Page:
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California sues ‘recalcitrant’ Walmart over hazardous waste dump

Despite agreeing to stop dumping hazardous waste in California landfills in 2010, the state says the mega-retailer has continued to foul the Golden State with its trash.

(CN) — More than a decade ago, Walmart paid California $25 million and agreed to change its waste-disposal practices following a five-year probe. California Attorney General Rob Bonta said Monday the mega-retailer never stopped trashing California.

"When a big box store disposes of unwanted goods just like the rest of us, they need to do so properly. Unfortunately Walmart has failed to do that on a grand scale, damaging our environment and jeopardizing the health of our communities
by illegally disposing of hazardous waste at its more than 300 stores across the state,” Bonta said at a video conference announcing a lawsuit filed Monday morning in Alameda County Superior Court.

The lawsuit by the state and 12 counties accuses Walmart of dumping batteries, pesticides, aerosol cans, toxic cleaning supplies, and items containing confidential customer information over the last six years, fouling the air and poisoning California’s drinking water.

"We're not talking about a few batteries and can of insect killer here. Walmart's own audits found the company is illegally disposing of hazardous waste in California at a rate of more than 1 million items each year,” he said.

Monday's action harkens back to Walmart's settlement of similar claims in 2010. In a statement announcing that agreement, Phyllis Harris, Walmart’s vice president of environmental compliance, proclaimed that the company had cleaned up its act.

“Environmental sustainability is a priority at Walmart, and we take our compliance responsibilities very seriously. [W]e have worked closely with the state of California on a comprehensive hazardous waste plan that includes improved training programs, policies and procedures,” she said.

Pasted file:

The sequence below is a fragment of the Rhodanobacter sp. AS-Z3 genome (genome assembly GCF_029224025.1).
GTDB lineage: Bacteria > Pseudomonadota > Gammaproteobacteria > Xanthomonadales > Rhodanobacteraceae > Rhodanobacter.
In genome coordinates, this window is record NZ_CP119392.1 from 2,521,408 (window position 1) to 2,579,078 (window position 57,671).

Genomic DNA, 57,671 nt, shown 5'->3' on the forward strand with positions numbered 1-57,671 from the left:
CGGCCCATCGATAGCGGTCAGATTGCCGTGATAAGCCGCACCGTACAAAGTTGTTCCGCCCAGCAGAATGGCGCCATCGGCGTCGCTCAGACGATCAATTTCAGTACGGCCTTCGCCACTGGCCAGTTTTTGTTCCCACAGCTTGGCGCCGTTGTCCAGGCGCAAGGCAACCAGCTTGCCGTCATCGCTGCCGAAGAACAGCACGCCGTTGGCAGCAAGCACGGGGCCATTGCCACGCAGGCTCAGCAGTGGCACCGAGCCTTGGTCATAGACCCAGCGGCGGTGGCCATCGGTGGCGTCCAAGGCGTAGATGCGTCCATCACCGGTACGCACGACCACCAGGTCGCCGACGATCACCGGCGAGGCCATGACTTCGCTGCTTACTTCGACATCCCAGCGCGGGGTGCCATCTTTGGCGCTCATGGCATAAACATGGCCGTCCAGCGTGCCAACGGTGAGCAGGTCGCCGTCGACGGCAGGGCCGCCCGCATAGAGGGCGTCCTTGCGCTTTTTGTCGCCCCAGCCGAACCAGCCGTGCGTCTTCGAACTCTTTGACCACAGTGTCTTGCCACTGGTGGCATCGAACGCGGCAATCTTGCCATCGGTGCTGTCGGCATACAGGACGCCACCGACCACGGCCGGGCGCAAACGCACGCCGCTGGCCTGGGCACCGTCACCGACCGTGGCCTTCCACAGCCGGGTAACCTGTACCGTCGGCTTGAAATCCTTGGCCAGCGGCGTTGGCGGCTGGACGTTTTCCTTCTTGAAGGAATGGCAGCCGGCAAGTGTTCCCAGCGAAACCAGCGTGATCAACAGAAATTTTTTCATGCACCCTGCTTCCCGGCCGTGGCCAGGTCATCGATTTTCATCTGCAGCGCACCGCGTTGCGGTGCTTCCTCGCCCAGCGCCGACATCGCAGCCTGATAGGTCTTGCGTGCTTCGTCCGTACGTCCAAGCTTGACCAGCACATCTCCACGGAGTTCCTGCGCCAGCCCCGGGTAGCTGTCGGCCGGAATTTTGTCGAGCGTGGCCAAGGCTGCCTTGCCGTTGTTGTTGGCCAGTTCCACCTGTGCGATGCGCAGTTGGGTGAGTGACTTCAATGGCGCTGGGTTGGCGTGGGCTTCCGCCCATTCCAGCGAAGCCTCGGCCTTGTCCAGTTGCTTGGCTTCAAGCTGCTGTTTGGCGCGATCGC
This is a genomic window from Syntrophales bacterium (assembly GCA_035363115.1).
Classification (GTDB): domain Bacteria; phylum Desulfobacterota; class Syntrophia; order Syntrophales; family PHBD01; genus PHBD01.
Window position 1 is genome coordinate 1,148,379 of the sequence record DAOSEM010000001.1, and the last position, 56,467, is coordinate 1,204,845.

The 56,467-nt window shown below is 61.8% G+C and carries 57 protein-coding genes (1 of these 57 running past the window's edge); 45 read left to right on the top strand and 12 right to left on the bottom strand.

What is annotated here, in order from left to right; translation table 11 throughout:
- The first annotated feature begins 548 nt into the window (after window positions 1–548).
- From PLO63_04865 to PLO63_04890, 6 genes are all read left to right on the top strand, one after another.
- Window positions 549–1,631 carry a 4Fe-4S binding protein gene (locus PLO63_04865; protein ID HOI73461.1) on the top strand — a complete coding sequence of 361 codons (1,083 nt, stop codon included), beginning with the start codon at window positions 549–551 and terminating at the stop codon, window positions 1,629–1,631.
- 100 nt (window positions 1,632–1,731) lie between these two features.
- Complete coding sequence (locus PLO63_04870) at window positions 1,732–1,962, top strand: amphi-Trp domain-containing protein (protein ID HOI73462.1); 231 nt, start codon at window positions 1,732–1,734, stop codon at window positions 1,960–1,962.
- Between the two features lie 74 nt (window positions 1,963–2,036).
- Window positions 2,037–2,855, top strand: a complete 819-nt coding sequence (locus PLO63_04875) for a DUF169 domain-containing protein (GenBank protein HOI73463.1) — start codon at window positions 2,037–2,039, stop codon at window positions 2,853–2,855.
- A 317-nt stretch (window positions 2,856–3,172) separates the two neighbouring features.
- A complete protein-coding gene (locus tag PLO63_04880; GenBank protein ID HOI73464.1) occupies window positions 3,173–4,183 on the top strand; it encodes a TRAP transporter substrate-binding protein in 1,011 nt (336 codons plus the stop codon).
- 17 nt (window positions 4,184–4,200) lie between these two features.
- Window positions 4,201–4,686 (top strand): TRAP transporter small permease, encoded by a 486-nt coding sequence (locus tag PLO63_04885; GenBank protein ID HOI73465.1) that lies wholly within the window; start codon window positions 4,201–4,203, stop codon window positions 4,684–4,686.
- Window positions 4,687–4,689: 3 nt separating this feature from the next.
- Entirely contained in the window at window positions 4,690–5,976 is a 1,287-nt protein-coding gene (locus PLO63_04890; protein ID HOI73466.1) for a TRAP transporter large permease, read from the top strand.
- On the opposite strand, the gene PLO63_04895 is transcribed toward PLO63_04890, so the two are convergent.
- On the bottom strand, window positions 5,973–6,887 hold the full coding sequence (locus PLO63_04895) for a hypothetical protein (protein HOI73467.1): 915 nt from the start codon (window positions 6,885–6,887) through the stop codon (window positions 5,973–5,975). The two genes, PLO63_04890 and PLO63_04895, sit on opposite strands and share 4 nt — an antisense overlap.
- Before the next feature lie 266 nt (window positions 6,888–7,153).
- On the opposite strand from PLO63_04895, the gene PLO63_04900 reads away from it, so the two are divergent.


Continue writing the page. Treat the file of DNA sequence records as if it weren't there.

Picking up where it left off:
But Bonta said further investigations from 2015 to 2021 revealed that it had not.

“Walmart is still at it,” he said, adding that Walmart has illegally dumped 159,600 pounds of waste every year for the past five years. In trash compactors taken from Walmart stores in 13 counties, state investigators found dozens of electronic and medical waste products, and even customer records with personal information.

“We are where we are today because we have a recalcitrant entity in Walmart who, despite a prior settlement, has failed to comply with its duties under the law,” Bonta said.

The lawsuit seeks civil penalties under the state’s health and safety codes, along with an order barring Walmart from violating California’s Hazardous Waste Control Law and Medical Waste Management Act.

"Our hazardous waste laws are clear. Other companies manage to comply with those laws,” said Meredith Williams, director of the California Department of Toxic Substances Control “Walmart, more than anyone, had the means to comply given all the specifications based on the prior violations and actions. And so it's quite astounding that they continue to violate these hazardous waste control laws.”

In an emailed statement, Walmart said the state is simply asking too much. "We have met with the state numerous times and walked them through our industry-leading hazardous waste compliance programs in an effort to avoid litigation. Instead, they filed this unjustified lawsuit. The state is demanding a level of compliance regarding waste disposal from our stores of common household products and other items that goes beyond what is required by law. We intend to defend the company," said spokesperson Jacquelyn Cook.

Cook further characterized Monday's lawsuit as a money grab, writing that it comes as a San Diego court found that the company had met the requirements of the 2010 settlement.

"Yet, as the court was prepared to relieve Walmart of its obligations under the settlement, the attorney general’s office launched a new investigation with new rules in hopes that Walmart would enter another settlement requiring another substantial financial payment," Cook said.

She added the company's trash compactors are cleaner than most. "Audits of our compactor waste conducted or overseen by the California attorney general have shown the waste in our compactors contain at most 0.4% of items of potential concern they’ve identified," Cook said. "The statewide average is 3% based on a CalRecycle statewide solid waste study, so Walmart’s compactors are far cleaner than the state average."

Bonta's office disputes the quantity of hazardous waste items. In response, the AG's office noted that the new complaint details its continued noncompliance with waste disposal laws. It also cites an internal Walmart study from 2016 that confirms the state's calculation of the amount of potentially hazardous waste items within each of its trash compactors.

"Walmart, like all companies, has a responsibility to comply with state laws regardless of whether or not they are under a court ordered injunction," a spokesperson from Bonta's press office said.


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